The NHS’ best kept secret: what is Reverse Bed Chain and how can it improve A&E efficiency?

Connie Moser, CEO, Navenio

A&E is where treatment times and critical care are most needed as the front-door of the hospital. But the latest figures to emerge from the NHS show that more than 1.5 million patients in England had to wait over 12 hours in A&E before being “admitted, transferred or discharged”. Given the NHS has a set a target of seeing 95% of patients within four hours, these findings show just how challenging the situation is (this target has not been met since

Staff are under pressure, and funding and resources are failing to keep up with demand. Without innovative and immediate solutions, tragic and avoidable outcomes will continue to take place. But are these waiting times a resource problem, or a flow problem?

Long waiting times in a patient’s journey often come down to inefficiencies with patient flow, staff flow and resource allocation. Even with more resources (which are needed), without
methods that can improve flow across a hospital, problems will persist.

A new strategy that is rapidly influencing how hospitals operate is Reverse Bed Chain (RBC). RBC aims to optimise patient flow by synchronising multiple patient movements while also allocating staff and equipment in the most optimal way. Through this approach, the strategy can achieve a ‘continuous flow’ of patients, staff and resources.

For now, RBC is still one of the NHS’ best-kept secrets. But the crisis needs a popular solution, and its wider adoption could help transform efficiency in A&E.

What causes delays in A&E?

It can be hard to nail down the exact reason for a given delay, as there are often a variety of contributing factors, both within a hospital and also community and social care services. However, ‘poor’ A&E performance has often been attributed to increases in patient demand, limited bed capacity and staff shortages.

Yet rather than a resource issue (such as numbers of staff and beds), Reform research from last year concluded that “A&E pressures are a system challenge and they are being driven by failures to move patients through hospital wards and back home efficiently”. Key reasons for this include longer patient stays, discharge delays and operational inefficiencies such as “internal failures of coordination”.

The idea of bettering patient flow has been gathering pace in NHS strategy: it is like focusing on getting more people to flow through a train station, rather than linking poor performance (i.e. delays) to an increase in passenger demand. The practicalities of achieving a continuous flow of patients, however, require a whole new operational strategy.

How can RBC improve A&E efficiency?

RBC aims to improve patient flow and capacity planning simultaneously. At the heart of this approach is grouping the movements of multiple patients as a ‘single task’ while also optimising the allocation of staff and resources depending on their whereabouts. This works by using real-time location services (RTLS) technology that can pinpoint the location of patients, staff and equipment in the hospital in real-time.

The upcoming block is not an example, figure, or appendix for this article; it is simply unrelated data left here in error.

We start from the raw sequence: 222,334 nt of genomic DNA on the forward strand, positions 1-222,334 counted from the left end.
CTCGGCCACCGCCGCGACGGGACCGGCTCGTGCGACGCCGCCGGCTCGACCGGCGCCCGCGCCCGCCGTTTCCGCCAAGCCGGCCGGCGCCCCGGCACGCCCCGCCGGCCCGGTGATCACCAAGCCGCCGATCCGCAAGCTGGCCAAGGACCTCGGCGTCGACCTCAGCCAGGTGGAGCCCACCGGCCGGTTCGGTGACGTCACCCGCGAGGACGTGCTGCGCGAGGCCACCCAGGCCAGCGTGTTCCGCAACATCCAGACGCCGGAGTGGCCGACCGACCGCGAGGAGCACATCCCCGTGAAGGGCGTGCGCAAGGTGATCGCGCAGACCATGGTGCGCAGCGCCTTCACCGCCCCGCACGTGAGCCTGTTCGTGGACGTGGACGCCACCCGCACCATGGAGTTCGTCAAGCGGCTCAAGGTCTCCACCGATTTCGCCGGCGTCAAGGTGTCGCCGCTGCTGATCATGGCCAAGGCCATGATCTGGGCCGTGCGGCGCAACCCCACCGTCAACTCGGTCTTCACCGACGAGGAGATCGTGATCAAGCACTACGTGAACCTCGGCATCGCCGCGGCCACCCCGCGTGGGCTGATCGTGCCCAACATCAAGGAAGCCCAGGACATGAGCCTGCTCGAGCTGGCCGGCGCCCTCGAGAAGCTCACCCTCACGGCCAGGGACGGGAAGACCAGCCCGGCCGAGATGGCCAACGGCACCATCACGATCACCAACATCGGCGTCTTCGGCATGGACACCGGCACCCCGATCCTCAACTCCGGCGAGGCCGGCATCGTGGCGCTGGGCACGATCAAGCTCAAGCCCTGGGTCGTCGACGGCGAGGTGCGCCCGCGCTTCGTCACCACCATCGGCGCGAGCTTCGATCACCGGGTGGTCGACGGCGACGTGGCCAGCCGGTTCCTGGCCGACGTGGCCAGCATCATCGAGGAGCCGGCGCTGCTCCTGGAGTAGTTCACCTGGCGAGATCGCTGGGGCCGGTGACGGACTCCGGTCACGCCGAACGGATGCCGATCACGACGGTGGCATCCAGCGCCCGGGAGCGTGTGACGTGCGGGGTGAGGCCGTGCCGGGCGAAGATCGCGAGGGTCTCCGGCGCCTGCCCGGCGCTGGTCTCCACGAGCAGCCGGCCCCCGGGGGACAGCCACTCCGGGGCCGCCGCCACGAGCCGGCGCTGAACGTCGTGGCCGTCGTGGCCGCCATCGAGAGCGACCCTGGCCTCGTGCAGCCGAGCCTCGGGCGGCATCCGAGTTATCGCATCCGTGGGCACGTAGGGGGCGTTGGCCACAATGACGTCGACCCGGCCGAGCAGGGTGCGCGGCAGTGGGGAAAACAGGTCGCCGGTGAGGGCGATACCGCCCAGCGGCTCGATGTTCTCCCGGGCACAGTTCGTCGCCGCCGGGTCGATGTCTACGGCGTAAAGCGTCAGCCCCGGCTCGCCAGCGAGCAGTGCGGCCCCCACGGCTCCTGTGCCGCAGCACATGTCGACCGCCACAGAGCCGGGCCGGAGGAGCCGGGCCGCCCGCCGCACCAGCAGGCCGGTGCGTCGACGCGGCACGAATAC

Staff can access this data using an intelligent workforce app on their smartphones and tasks are smartly assigned based on who and what is physically closest to the relevant location. So, instead of a porter having to walk back and forth between departments to move patients one at a time, for instance, they can pick up the next patient(s) at the location where they dropped off the previous patient(s).

Real-time data can address a range of challenges: it directly reduces patient waiting times, it allows floor nurses to access patient information and proactively drive care, and it enables managers to identify trends and enhance overall flow. This all works to improve the patient journey from entry point to discharge.

What could this mean for the NHS, its staff and patients?

Crucially, for the NHS, RBC tackles A&E waiting times head on. Enhancing patient flow increases hospital capacity without using more resources; it optimises what is in place. And by using smartphones, RBC harnesses ‘light tech’ without requiring any investment in infrastructure.

Of course, this is not to say more resources will not be needed. But if you can create as much efficiency as possible in the patient journey – seamlessly sharing data and optimising task allocation – it is far easier to understand how resources are used and if or where they are needed.

For nurses and staff, RBC allows them to focus on delivering quality care quickly without having to worry about finding patients or locating equipment (a well-known time waster). By helping to improve staff wellbeing and satisfaction, it can also help to address longer-term workforce issues and job recruitment/retention.

Finally, for patients, it allows them to be seen quicker, treated quicker and discharged quicker – an experience that could make a massive difference to someone’s life.

Getting the secret out

While NHS strategy is catching up with the notion of improving flow, there is still a major need to create widespread process change across hospitals and A&E departments.

Providing solutions for flow does not diminish the continual need for sustained investment in overall hospital operations and workforce needs. And as the Reform analysis highlights, as well as investing in NHS operational capability, for patient discharge rates to improve there also needs to be investment in community healthcare staff and services to reduce bottlenecks.

Yet discharge is just the final component of the patient journey, and RBC is a key to unlocking continuous flow throughout the patient experience: it streamlines movements, optimises capacity, builds operational efficiency and empowers staff.

To propel A&E performance change across the NHS, the RBC secret needs to get out.


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